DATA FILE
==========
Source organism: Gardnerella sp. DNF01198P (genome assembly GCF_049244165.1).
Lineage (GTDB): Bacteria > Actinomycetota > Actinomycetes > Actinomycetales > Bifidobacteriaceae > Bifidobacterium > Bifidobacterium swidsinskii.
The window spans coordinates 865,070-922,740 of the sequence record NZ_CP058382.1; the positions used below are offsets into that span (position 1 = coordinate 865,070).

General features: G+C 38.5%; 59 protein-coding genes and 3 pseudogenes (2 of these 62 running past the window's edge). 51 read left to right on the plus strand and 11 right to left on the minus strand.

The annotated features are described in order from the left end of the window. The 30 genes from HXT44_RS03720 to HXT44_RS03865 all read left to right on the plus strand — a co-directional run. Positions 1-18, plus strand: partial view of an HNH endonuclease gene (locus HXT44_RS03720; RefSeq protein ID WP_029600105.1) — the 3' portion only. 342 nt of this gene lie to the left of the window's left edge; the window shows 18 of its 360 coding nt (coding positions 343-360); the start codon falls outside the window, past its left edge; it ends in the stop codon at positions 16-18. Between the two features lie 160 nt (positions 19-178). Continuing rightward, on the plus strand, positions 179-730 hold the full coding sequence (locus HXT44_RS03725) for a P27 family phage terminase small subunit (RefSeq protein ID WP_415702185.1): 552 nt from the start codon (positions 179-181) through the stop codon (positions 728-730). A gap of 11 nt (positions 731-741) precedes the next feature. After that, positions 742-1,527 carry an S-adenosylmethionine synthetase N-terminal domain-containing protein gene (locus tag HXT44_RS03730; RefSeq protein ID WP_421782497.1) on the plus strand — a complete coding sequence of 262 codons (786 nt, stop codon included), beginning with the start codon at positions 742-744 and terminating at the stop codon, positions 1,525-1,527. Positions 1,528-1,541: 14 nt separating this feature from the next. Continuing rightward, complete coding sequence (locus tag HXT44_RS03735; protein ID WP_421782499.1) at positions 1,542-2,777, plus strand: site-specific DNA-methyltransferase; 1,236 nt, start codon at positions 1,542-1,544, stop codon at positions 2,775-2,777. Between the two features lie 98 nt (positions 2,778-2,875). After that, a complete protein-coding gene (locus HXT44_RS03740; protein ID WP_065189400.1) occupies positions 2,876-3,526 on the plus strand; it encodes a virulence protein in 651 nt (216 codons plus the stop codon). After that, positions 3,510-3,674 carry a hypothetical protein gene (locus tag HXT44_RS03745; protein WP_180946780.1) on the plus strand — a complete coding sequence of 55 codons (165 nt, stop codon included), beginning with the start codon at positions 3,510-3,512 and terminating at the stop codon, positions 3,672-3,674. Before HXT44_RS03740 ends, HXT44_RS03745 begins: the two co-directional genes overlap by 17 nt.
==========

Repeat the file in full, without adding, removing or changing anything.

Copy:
Source organism: Gardnerella sp. DNF01198P (genome assembly GCF_049244165.1).
Lineage (GTDB): Bacteria > Actinomycetota > Actinomycetes > Actinomycetales > Bifidobacteriaceae > Bifidobacterium > Bifidobacterium swidsinskii.
The window spans coordinates 865,070-922,740 of the sequence record NZ_CP058382.1; the positions used below are offsets into that span (position 1 = coordinate 865,070).

General features: G+C 38.5%; 59 protein-coding genes and 3 pseudogenes (2 of these 62 running past the window's edge). 51 read left to right on the plus strand and 11 right to left on the minus strand.

The annotated features are described in order from the left end of the window. The 30 genes from HXT44_RS03720 to HXT44_RS03865 all read left to right on the plus strand — a co-directional run. Positions 1-18, plus strand: partial view of an HNH endonuclease gene (locus HXT44_RS03720; RefSeq protein ID WP_029600105.1) — the 3' portion only. 342 nt of this gene lie to the left of the window's left edge; the window shows 18 of its 360 coding nt (coding positions 343-360); the start codon falls outside the window, past its left edge; it ends in the stop codon at positions 16-18. Between the two features lie 160 nt (positions 19-178). Continuing rightward, on the plus strand, positions 179-730 hold the full coding sequence (locus HXT44_RS03725) for a P27 family phage terminase small subunit (RefSeq protein ID WP_415702185.1): 552 nt from the start codon (positions 179-181) through the stop codon (positions 728-730). A gap of 11 nt (positions 731-741) precedes the next feature. After that, positions 742-1,527 carry an S-adenosylmethionine synthetase N-terminal domain-containing protein gene (locus tag HXT44_RS03730; RefSeq protein ID WP_421782497.1) on the plus strand — a complete coding sequence of 262 codons (786 nt, stop codon included), beginning with the start codon at positions 742-744 and terminating at the stop codon, positions 1,525-1,527. Positions 1,528-1,541: 14 nt separating this feature from the next. Continuing rightward, complete coding sequence (locus tag HXT44_RS03735; protein ID WP_421782499.1) at positions 1,542-2,777, plus strand: site-specific DNA-methyltransferase; 1,236 nt, start codon at positions 1,542-1,544, stop codon at positions 2,775-2,777. Between the two features lie 98 nt (positions 2,778-2,875). After that, a complete protein-coding gene (locus HXT44_RS03740; protein ID WP_065189400.1) occupies positions 2,876-3,526 on the plus strand; it encodes a virulence protein in 651 nt (216 codons plus the stop codon). After that, positions 3,510-3,674 carry a hypothetical protein gene (locus tag HXT44_RS03745; protein WP_180946780.1) on the plus strand — a complete coding sequence of 55 codons (165 nt, stop codon included), beginning with the start codon at positions 3,510-3,512 and terminating at the stop codon, positions 3,672-3,674. Before HXT44_RS03740 ends, HXT44_RS03745 begins: the two co-directional genes overlap by 17 nt.